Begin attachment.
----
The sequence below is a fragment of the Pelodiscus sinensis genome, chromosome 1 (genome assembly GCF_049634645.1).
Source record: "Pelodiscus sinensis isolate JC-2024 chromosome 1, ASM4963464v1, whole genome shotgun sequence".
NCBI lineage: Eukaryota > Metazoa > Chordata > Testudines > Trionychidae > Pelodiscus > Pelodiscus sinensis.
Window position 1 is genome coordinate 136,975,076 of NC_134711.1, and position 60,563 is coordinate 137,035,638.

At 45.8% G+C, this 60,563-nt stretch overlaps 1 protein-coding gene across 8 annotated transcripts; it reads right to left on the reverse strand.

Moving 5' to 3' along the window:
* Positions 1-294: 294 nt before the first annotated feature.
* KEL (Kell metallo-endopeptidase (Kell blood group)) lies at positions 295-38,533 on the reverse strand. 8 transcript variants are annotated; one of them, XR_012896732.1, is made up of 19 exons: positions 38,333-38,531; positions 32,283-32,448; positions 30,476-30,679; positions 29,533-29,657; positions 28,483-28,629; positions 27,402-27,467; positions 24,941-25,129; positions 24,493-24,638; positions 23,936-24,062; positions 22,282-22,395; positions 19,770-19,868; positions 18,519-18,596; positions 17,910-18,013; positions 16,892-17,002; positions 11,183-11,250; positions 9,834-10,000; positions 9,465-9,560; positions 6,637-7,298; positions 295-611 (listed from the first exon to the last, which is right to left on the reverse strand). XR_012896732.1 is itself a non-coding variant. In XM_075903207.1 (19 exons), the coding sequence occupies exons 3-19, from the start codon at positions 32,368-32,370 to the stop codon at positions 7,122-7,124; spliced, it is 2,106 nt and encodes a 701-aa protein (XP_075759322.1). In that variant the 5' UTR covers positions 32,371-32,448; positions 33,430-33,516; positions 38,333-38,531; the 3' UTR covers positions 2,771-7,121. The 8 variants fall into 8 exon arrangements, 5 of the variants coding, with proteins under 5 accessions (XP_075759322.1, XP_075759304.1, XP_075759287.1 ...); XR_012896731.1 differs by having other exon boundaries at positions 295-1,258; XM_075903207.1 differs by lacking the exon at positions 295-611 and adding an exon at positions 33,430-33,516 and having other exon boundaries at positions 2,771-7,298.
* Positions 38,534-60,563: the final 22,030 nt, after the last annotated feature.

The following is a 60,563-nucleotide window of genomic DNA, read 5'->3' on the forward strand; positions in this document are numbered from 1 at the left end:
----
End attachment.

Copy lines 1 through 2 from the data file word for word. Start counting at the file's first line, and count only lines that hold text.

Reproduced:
The sequence below is a fragment of the Pelodiscus sinensis genome, chromosome 1 (genome assembly GCF_049634645.1).
Source record: "Pelodiscus sinensis isolate JC-2024 chromosome 1, ASM4963464v1, whole genome shotgun sequence".